In Conversation With Bassam Tariq, Director Of Mogul Mowgli

October 12, 2020

 

Ahead of the UK premiere of Bassam Tariq’s first full-length feature film, Strand sat down with Tariq to chat about about identity, culture and belongingness, themes explored in Mogul Mowgli (2020).   

  

The film co-written by Tariq and Riz Ahmed follows the journey of an up and coming rapper, Zed (Riz Ahmed), who is set to go on his biggest tour yet. On his visit back home, he is diagnosed with an autoimmune disease when his leg refuses to move at will. Hospitalised to treat his deteriorating condition, Zed navigates his relationship with his father and the idea of home. 

 

Credit: BFI London Film Festival, Image.net

 

I absolutely love the film, I’ve been going nuts about it for a bit.   

 

Oh, thank you so much, that means so much, that really means so much.  

 

I wanted to talk to you about Hasan Manto's influence in your film. We see his short story Toba Tek Singh through imagery and sound, I wanted to know if this idea of Zedd having an autoimmune disease was somehow mirroring Bishan Singh’s story?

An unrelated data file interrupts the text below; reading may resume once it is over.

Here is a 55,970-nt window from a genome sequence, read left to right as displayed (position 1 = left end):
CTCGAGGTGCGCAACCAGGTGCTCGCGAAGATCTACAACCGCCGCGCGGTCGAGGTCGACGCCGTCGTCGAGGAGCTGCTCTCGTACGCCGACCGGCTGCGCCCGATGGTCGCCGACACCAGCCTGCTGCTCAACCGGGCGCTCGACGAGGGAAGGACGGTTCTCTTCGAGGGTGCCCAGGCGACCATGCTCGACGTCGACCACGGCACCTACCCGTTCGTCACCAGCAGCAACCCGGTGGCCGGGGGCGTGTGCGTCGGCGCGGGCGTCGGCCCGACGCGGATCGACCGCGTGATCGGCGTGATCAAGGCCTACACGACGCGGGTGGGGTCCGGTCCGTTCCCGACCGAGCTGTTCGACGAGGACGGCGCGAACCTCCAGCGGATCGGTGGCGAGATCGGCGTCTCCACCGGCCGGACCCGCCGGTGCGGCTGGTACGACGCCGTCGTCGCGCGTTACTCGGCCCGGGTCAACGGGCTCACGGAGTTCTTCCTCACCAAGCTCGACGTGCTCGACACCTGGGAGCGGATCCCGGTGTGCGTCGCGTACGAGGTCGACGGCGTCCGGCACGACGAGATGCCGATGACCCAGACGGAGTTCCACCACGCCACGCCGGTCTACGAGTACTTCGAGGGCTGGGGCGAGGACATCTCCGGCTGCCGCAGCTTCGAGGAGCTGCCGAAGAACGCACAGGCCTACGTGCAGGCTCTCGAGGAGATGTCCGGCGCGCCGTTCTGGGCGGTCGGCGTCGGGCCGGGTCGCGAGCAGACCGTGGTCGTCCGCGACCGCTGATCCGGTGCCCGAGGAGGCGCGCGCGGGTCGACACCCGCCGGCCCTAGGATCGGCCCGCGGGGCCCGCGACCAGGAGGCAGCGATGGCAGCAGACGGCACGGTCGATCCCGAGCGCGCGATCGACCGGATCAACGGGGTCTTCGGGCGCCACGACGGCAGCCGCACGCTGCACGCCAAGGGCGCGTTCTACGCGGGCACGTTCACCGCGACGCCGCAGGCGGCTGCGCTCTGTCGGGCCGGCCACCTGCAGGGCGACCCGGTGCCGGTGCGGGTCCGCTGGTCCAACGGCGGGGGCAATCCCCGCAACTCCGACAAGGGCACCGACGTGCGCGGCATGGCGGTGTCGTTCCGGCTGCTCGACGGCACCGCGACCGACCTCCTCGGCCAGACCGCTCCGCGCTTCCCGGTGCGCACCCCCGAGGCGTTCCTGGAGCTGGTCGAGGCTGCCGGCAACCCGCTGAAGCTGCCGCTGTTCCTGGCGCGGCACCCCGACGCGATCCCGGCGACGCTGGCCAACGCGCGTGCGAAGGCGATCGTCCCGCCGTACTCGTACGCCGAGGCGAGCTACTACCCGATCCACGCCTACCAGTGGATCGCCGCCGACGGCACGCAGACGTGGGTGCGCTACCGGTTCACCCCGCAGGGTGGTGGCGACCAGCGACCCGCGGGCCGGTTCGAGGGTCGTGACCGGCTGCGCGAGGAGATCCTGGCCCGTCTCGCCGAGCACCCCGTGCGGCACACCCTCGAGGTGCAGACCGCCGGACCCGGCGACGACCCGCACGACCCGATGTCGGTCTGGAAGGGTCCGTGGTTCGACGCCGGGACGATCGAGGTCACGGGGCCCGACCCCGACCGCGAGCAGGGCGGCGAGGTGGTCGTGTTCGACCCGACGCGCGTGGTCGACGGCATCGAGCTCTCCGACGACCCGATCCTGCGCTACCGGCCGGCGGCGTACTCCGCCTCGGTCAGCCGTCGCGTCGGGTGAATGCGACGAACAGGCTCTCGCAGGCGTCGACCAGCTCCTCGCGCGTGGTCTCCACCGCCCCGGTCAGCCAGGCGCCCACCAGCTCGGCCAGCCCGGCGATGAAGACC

Oh wow, I hadn’t thought about it that way but that’s a great way to look at it. Manto has been a huge influence in our lives and I think even the way we filmed the movie. The very sparseness of the visuals, all of it is really us coming to Manto. In a way, it's like a homage to him and his way of storytelling. But even if you look at like Persian couplets, you look at ghazals and you know Hindi and Urdu ghazals, it's like they are very small, very succinct but there is so much going on, they're very packed. So we wanted to kind of use that language in filmmaking as well almost making a Mughal miniature, where its quite flat and quite bold in what it's saying. We could be flashy I've made flashier films but there was a desire to make things quite bare.   

 

Talking about the sound and the soundtrack, the film features works from Riz’s album The Long Goodbye, were the songs woven into the script or was it the starting point for your writing process?